Active dive-planes for a motor vehicle

- General Motors

A dive-plane system for a vehicle includes first and second dive-planes. The vehicle includes a vehicle body having a first vehicle body end facing oncoming ambient airflow when the vehicle is in motion and first and second lateral body sides. The first dive-plane is mounted to the first lateral body side proximate the first body end to generate an aerodynamic downforce on the first body end at the first lateral body side. The second dive-plane is mounted to the second lateral body side proximate the first body end and configured to generate an aerodynamic downforce on the first body end at the second lateral body side. The dive-plane system also includes a mechanism configured to selectively and individually shift each of the first and second dive-planes relative to the vehicle body to adjust a magnitude of the aerodynamic downforce generated by each dive-plane on the first vehicle body end.

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Description

TECHNICAL FIELD

The disclosure relates to active dive-planes for enhancement of aerodynamics of a motor vehicle.

BACKGROUND

Aerodynamics is a significant factor in vehicle design, including automobiles. Automotive aerodynamics is the study of the aerodynamics of road vehicles. The main goals of the study are reducing drag and wind noise, minimizing noise emission, and preventing undesired lift forces and other causes of aerodynamic instability at high speeds. Additionally, the study of aerodynamics may be used to achieve downforce in high-performance vehicles in order to improve vehicle traction and cornering abilities. The study is typically used to shape vehicle bodywork for achieving a desired compromise among the above characteristics for specific vehicle use.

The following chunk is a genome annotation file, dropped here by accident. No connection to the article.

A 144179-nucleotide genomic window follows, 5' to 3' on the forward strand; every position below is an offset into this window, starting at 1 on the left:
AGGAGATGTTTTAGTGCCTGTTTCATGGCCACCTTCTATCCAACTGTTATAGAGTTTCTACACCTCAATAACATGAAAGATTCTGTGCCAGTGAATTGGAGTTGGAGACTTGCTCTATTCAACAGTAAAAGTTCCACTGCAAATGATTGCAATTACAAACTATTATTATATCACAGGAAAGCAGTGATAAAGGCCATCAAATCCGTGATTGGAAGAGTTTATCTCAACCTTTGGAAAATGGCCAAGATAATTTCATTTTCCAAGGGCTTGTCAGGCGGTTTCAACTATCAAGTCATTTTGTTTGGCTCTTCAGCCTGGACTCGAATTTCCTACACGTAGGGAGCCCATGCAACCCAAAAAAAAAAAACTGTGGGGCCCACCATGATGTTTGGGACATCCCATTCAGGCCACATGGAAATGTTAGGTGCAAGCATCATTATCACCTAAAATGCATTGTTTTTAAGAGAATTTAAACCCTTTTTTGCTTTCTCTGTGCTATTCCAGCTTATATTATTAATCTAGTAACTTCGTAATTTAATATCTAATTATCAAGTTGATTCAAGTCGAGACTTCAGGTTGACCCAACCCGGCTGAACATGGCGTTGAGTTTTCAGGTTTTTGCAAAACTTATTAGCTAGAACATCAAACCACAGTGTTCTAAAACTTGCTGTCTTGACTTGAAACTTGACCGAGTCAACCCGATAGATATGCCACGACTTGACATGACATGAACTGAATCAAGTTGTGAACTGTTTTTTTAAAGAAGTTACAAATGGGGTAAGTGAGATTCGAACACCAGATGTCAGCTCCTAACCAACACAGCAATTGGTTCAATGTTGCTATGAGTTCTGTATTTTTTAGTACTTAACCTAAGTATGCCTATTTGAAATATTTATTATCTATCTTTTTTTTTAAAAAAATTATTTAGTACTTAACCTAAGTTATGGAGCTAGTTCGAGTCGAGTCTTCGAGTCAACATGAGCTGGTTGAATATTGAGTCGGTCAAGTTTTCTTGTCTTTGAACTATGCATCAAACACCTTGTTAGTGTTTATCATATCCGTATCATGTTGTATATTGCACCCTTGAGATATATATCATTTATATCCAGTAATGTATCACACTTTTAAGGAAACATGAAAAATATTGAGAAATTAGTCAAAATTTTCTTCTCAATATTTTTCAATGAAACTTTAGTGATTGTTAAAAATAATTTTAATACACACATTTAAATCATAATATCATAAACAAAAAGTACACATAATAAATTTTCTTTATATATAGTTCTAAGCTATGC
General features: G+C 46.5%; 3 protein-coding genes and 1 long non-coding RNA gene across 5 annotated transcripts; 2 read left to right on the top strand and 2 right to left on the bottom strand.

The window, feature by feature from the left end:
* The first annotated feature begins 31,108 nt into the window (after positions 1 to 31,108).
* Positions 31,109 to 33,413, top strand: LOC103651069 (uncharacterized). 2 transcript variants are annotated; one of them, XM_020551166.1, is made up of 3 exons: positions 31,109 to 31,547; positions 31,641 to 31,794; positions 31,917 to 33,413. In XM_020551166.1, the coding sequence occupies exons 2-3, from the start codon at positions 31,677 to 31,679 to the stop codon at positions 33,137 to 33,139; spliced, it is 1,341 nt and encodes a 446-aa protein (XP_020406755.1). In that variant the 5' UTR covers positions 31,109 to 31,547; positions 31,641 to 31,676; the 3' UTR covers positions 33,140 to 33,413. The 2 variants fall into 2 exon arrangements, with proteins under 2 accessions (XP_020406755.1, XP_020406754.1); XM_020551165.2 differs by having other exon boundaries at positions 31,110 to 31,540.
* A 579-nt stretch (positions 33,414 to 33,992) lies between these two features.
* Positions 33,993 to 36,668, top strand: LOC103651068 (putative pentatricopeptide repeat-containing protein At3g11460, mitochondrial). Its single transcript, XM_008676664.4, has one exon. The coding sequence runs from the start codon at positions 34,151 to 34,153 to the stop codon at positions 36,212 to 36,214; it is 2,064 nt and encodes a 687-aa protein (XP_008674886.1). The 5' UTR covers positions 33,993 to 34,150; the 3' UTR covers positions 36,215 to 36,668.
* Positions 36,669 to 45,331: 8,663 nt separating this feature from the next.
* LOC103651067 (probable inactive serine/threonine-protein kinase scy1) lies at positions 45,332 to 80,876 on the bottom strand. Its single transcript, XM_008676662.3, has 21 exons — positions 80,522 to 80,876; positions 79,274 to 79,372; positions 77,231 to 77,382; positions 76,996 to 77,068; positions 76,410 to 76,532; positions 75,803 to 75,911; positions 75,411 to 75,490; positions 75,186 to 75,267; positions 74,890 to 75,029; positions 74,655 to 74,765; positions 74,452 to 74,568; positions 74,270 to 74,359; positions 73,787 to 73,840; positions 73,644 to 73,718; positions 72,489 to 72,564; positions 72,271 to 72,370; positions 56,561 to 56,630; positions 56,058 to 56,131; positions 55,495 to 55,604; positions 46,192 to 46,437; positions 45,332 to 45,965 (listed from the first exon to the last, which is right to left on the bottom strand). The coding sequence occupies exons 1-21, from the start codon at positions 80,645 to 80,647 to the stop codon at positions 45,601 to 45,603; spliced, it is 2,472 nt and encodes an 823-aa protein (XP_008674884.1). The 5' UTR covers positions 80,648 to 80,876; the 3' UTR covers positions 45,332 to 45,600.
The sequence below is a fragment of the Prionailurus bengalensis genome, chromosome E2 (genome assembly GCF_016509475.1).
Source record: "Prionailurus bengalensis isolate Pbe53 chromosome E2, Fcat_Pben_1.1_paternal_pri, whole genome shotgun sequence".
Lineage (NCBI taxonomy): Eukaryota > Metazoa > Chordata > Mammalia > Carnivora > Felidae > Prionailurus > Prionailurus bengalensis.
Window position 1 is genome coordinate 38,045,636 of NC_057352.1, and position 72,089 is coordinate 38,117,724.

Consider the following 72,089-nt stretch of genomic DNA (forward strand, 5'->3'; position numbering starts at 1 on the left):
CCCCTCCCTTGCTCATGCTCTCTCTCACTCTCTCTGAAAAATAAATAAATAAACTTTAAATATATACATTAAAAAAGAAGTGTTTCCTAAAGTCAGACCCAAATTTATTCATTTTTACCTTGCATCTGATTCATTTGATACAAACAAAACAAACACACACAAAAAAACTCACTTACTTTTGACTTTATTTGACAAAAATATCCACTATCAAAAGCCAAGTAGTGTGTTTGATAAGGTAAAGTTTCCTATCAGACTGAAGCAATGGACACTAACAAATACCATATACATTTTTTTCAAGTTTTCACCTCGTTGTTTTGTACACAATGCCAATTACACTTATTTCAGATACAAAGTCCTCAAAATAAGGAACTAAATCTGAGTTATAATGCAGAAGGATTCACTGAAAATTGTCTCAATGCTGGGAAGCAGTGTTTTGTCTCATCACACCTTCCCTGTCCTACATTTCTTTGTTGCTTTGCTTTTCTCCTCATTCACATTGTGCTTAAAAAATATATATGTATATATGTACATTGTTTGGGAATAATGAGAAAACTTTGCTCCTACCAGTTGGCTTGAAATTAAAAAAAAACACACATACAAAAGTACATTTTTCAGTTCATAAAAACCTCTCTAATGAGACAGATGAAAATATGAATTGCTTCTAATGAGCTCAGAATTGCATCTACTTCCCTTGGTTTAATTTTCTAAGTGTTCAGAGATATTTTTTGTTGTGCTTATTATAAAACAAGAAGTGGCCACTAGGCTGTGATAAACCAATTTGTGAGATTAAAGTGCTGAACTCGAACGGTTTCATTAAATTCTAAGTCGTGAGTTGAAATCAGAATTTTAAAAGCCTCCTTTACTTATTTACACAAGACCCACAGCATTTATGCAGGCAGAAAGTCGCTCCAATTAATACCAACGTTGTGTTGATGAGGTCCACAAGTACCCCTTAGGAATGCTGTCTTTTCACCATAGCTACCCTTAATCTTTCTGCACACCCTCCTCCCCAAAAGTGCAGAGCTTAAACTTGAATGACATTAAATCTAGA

A diving plane or dive-plane is an aerodynamic device sometimes used to increase the amount of downforce at the front of the road vehicle. Dive-planes are typically fitted on a vehicle just ahead of the front wheels. Such dive-planes are most commonly found on racing cars and are used to create additional downforce and channel airflow to help balance the vehicle for stability and cornering. Typically, the airstream is slowed at an upper surface of the dive-plane, causing an area of high pressure. Below the dive-plane, the airstream is redirected along the vehicle body and is accelerated, causing the pressure to drop. Thus reduced, the pressure below the dive-plane combined with the high pressure above the dive-plane, creates downforce at the front end of the vehicle body. Generally, the larger the area of the dive-plane, the more downforce is generated at the front of the vehicle.

SUMMARY

A dive-plane system for a vehicle includes a first dive-plane and a second dive-plane. The vehicle includes a vehicle body arranged along a longitudinal body axis and having a first vehicle body end facing oncoming ambient airflow. The vehicle body also has first and second lateral body sides. The first dive-plane is mounted to the first lateral body side proximate the first vehicle body end to generate an aerodynamic downforce on the first vehicle body end at the first lateral body side when the vehicle is in motion. The second dive-plane is mounted to the second lateral body side proximate the first vehicle body end and configured to generate an aerodynamic downforce on the first vehicle body end at the second lateral body side when the vehicle is in motion. The dive-plane system also includes a mechanism configured to selectively and individually shift each of the first and second dive-planes relative to the vehicle body to adjust a magnitude of the aerodynamic downforce generated by each dive-plane on the first vehicle body end.

The mechanism may be configured to selectively shift each of the first dive-plane and the second dive-plane in a direction transverse to the longitudinal body axis, i.e., selectively deploy and retract the first and second dive-planes.

Each of the first dive-plane and the second dive-plane can be arranged along a dive-plane axis arranged parallel to the road surface and transverse to the longitudinal body axis. Also, the mechanism can be configured to selectively and individually rotate each of the first dive-plane and the second dive-plane relative to the first vehicle body end about the dive-plane axis to thereby adjust the magnitude of the aerodynamic downforce generated by the respective first and second dive-planes on the first vehicle body end.

The dive-plane system may also include an electronic controller configured to regulate the mechanism.